TeX - LaTeX Stack Exchange is a question and answer site for users of TeX, LaTeX, ConTeXt, and related typesetting systems. Join them; it only takes a minute:

Sign up
Here's how it works:
  1. Anybody can ask a question
  2. Anybody can answer
  3. The best answers are voted up and rise to the top

I am making a guest list which I will print on a sticker sheet, cut them out, then stick them to envelopes. This means that each guest/guest group will have a bounding box drawn around it as a cutting guide. For the bounding box, I'm using the fancybox package and followed the examples in its documentation to create a fminipage environment to allow line breaks within a box.

I defined a \newcommand{\guest}[1]... which says:

  \center #1

It's a success. I just type in:

\guest{Luke Skywalker}
\guest{Obi-Wan Kenobi}
\guest{Han Solo\\
       Princess Leia}

Luke and Obi-Wan have their own boxes, then Han Solo and Princess Leia are placed in one box together.

Now, I want to use shortcuts. How do I implement it such that I just input the following:

Luke Skywalker
Obi-Wan Kenobi
{Han Solo
 Princess Leia}

Looks like this could be a deep kernel hack, which I do not know anything about. But of course, anything that the community knows is always welcome.

share|improve this question
I retagged the question (it had nothing to do with boxes). Belatedly, it occurs to me that I should have changed the title too, for the benefit of future readers. How does “Processing data from an external file” sound? – Harald Hanche-Olsen Nov 28 '10 at 10:41
center is the name of an environment \begin{center}...\end{center}. I think you want \centering here. – TH. Nov 28 '10 at 11:49
@TH. \center actually worked somehow. But I'll take your advice :) – Kit Nov 28 '10 at 12:10
Yes, it does work. Environments work basically like this: \begin{foo}...\end{foo} expands to \begingroup \foo ... \endfoo \endgroup along with some checking that \foo is defined and that the argument of the \end matches the corresponding argument to \begin. For example, try \begin{LaTeX}\end{LaTeX}. Note that \endLaTeX isn't defined and yet the code still works. This is due to \csname ... \endcsname trickery. – TH. Nov 28 '10 at 12:15
@Harald: now you’ve changed the complete meaning of the question. The original question was quite literally “how can I redefine the \cr command in LaTeX?” You’ve changed it to something completely different, which, while possibly working in this particular case, suggests entirely different answers. – Konrad Rudolph Nov 28 '10 at 14:53
up vote 6 down vote accepted

One slight speedbump here is that you have linebreaks within your arguments as well, and of course you dn't want them to turn into \guest commands as well.

But if you're not doing this as a programming exercise, I'd recommend looking at the datatool package which lets you do things with CSV files, so you'd need a guest file that looks like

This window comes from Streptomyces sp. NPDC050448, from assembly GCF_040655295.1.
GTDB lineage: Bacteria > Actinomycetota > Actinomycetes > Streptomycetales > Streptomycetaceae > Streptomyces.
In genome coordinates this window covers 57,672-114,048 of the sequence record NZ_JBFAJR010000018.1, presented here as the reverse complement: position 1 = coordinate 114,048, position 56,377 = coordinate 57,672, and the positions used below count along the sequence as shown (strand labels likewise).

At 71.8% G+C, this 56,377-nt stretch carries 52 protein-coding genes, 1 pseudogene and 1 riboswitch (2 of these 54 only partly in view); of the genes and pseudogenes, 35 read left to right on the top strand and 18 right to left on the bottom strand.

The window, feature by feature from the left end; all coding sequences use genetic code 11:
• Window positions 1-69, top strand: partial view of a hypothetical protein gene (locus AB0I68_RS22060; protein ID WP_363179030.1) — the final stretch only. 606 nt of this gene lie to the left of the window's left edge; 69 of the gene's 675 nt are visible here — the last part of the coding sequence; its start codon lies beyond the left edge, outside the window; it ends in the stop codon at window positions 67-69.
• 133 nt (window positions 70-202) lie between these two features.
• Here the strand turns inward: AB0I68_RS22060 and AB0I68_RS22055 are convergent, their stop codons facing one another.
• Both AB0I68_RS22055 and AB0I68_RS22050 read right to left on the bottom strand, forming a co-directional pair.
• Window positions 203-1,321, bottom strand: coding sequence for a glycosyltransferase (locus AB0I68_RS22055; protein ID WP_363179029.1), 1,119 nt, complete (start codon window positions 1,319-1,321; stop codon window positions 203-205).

Obi-Wan Kenobi
Luke Skywalker
Han Solo;Princess Leia

or similar.

share|improve this answer
+1 The ; or some other delimiter would work better. – Kit Nov 29 '10 at 2:06

Apparently my first answer was based on a (partial?) misunderstanding of the question, so here is take 2. No external file this time.

% this is just for demonstration purposes:
\newcommand{\guest}[1]{{\message{[Inviting: #1]}}}
\def^^M{ and }\doguests%
Luke Skywalker
Obi-Wan Kenobi
{Han Solo
 Princess Leia}

share|improve this answer
Clever. I was always annoyed by the brace stripping for delimited arguments, but this is a good use of them. – TH. Nov 28 '10 at 16:44

As Ulrich says, it is best to use a package. However, if the package isn't easily made to do what you want, you can roll your own:

% this is just for demonstration purposes:
\newcommand{\guest}[1]{{\let\\\relax\message{[Inviting: #1]}}}
  {\read\guests to \invitee
{\endlinechar=-1 \readguests}

Edit: I should perhaps have added a bit of explanation. Without \endlinechar=-1, each read would include a space token at the end. More importantly, the final read would return a \par token instead of being empty, so the check for end-of-file would have to be changed.

Edit 2: Used the \ifeof primitive to check for end of file. Note the somewhat nonintuitive placement of this after the \read, though: At the end of file, the empty token list will be read in, and only afterwards does \ifeof become true.

share|improve this answer
The \ifeof primitive is how you should check for the end of the file. – TH. Nov 28 '10 at 11:48
@TH: Thanks for pointing that out. I think I have been forgetting about this because I had troubles with it in the past, most likely because of the final empty read that I allude to in the edited answer. – Harald Hanche-Olsen Nov 28 '10 at 14:16

Your Answer


By posting your answer, you agree to the privacy policy and terms of service.

Not the answer you're looking for? Browse other questions tagged or ask your own question.